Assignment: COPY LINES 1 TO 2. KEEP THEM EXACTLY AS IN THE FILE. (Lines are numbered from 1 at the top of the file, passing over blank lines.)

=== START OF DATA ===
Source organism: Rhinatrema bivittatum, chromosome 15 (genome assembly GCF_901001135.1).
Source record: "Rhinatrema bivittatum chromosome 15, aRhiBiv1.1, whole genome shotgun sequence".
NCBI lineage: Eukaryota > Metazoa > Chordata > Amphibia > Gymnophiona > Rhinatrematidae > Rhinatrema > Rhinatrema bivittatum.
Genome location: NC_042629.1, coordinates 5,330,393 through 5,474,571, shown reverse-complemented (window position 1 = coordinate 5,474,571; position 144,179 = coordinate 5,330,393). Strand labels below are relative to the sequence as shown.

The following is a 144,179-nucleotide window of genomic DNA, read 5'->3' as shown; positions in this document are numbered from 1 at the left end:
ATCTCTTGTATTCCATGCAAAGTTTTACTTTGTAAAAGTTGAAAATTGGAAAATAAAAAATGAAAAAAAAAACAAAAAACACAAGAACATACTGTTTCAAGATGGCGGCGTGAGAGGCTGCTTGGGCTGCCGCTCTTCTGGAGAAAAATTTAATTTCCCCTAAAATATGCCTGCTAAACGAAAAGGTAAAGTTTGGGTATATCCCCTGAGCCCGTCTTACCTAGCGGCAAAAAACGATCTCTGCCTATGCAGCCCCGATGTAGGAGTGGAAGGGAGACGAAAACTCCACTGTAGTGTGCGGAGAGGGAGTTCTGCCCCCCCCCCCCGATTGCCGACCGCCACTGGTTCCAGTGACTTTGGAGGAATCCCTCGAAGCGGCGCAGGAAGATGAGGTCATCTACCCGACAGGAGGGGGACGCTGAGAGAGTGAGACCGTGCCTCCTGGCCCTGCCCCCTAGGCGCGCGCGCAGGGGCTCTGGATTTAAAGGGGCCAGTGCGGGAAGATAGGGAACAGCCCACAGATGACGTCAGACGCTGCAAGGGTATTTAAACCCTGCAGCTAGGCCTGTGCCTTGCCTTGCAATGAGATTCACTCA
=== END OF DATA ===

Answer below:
Source organism: Rhinatrema bivittatum, chromosome 15 (genome assembly GCF_901001135.1).
Source record: "Rhinatrema bivittatum chromosome 15, aRhiBiv1.1, whole genome shotgun sequence".